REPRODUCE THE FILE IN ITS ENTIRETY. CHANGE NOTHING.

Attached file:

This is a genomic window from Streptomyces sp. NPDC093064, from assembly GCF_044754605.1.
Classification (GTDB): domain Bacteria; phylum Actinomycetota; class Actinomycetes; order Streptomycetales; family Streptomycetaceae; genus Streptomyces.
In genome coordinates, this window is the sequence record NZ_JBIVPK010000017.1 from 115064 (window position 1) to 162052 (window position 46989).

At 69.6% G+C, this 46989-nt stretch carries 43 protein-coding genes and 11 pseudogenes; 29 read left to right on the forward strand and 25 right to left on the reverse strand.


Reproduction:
This is a genomic window from Streptomyces sp. NPDC093064, from assembly GCF_044754605.1.
Classification (GTDB): domain Bacteria; phylum Actinomycetota; class Actinomycetes; order Streptomycetales; family Streptomycetaceae; genus Streptomyces.
In genome coordinates, this window is the sequence record NZ_JBIVPK010000017.1 from 115064 (window position 1) to 162052 (window position 46989).

At 69.6% G+C, this 46989-nt stretch carries 43 protein-coding genes and 11 pseudogenes; 29 read left to right on the forward strand and 25 right to left on the reverse strand.